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THE RAMPHAL INSTITUTE CONFERENCE: BREXIT

AND EPAS: EXPLORING THE IMPLICATIONS FOR THE
TRADE OF COMMONWEALTH DEVELOPING
COUNTRIES
IMPLICATIONS OF BREXIT FOR ACP COUNTRIES
Dr Lorand Bartels

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July 15, 2016

Brexit poses risks but also opportunities for ACP countries, and to take maximum advantage of these
opportunities it is critical that ACP countries take the initiative as soon as possible. Waiting until UK-EU
negotiations are underway, or even concluded, is not only unnecessary, but potentially detrimental to ACP
interests.

THE UK IN THE WTO
If the UK and the EU do not reach any agreement in time, then the day that Brexit takes effect, likely to be in
2019, there are likely to be two consequences. First, the UK will drop out of all EU trade agreements, including
those to which the UK is formally a treaty party. This is because even in this latter case these agreements only
apply to EU territory, which would then not include the UK.
The UK would instead be subject to WTO rules. In terms of its commitments, the UK would almost certainly
continue to be bound by the EU’s current scheduled commitments. This is because the UK is already an
original WTO Member ‘for which’ (cf Art XI:1 WTO Agreement) the EU submitted schedules in 1995. If so, the
UK would only need to negotiate within the WTO if its trade barriers increased above these commitments, or,
in the case of agricultural products, its share of these commitments. At the outside, it is conceivable that the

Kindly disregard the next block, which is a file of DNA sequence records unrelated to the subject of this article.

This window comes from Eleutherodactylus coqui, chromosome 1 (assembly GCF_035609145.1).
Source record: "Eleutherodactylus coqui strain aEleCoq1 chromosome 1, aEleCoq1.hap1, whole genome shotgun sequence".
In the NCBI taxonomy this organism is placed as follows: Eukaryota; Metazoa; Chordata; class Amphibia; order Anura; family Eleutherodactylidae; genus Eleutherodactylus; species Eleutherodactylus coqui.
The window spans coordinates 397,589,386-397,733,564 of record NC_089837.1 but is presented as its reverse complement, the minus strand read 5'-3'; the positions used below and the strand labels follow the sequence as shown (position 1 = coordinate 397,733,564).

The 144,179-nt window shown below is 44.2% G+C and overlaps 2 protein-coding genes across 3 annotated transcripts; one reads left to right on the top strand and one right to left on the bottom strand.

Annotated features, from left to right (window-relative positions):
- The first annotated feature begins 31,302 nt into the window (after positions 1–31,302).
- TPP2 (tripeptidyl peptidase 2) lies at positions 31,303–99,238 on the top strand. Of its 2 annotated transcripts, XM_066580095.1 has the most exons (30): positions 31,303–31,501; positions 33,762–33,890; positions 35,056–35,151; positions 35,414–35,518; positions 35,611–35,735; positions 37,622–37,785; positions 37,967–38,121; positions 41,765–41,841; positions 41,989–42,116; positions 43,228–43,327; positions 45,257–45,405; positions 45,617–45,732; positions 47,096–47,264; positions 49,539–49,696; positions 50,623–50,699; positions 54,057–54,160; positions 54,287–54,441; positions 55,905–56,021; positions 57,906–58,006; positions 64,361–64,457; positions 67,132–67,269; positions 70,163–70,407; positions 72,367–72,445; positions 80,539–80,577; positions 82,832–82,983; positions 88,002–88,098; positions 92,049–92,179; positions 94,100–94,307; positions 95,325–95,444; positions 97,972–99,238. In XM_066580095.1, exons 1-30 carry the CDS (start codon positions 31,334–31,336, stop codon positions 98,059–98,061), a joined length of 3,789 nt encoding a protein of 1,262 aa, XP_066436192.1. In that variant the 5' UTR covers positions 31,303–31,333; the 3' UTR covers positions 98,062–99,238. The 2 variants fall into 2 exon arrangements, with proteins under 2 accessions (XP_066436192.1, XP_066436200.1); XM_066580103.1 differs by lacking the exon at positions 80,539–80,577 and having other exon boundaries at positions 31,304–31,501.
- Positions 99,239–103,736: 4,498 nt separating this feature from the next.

EU would not apportion the UK’s share of the EU’s agricultural trade rights (eg subsidy rights or export tariff
quotas) to the UK. But this would most likely be illegal.

IMPLICATIONS FOR ACP COUNTRIES
If the UK keeps the EU schedule, it would most likely also, at least initially, keep the EU’s trade regime (which
in some respects is more liberal). That includes the EU’s GSP tariff regime for developing countries, its duty-

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University Senior Lecturer in Law, Fellow of Trinity Hall, University of Cambridge - lab53@cam.ac.uk

free quota-free tariff regime for least developed countries, and its preferences for services for least developed
countries.
This has significant implications for ACP countries. For EPA parties, this means that their current duty free
exports to the UK would be subject to higher UK GSP tariffs. For LDCs (including EPA parties) and for ACP
countries that have not yet concluded an Economic Partnership Agreement (EPA) with the EU, their situation
vis-à-vis- the UK would, at least initially, most likely remain unchanged (other than some possible changes in
rules of origin). However, it is also possible that the UK reduces or abolishes GSP and LDC preferences or,
equally important, that it reduces its ordinary MFN tariff, which would reducing the preference margin
enjoyed by ACP countries.

EARLY NEGOTIATIONS
The UK is expected to notify its withdrawal from the EU under Article 50 of the Treaty on European Union in
2017, and withdrawal will then take effect two years later. Once this happens, it is almost certain that the UK
will be legally permitted to engage in third country trade negotiations, although it will not be able to conclude
such agreements until it leaves the EU.
It is therefore desirable that all ACP countries commence trade negotiations with the UK as soon as possible.
EPA parties will want to keep their duty free quota free access to the UK market. Other ACP countries might be
interested in keeping their GSP access, but they might also be able to ask the UK to expand these preferences
in a way that favours them. In addition, non-EPA partner ACP countries could use this opportunity to ask the
UK to bind preferential market access as Article II GATT scheduled tariff commitments for the purposes of legal
security.

CONCLUSION
In short, ACP countries should not delay in commencing talks with the UK, informally now, and formally as
soon as Article 50 is triggered. Doing so will minimise the risk of losing existing market access in 2019, and may
even lead to certain improvements in this regard.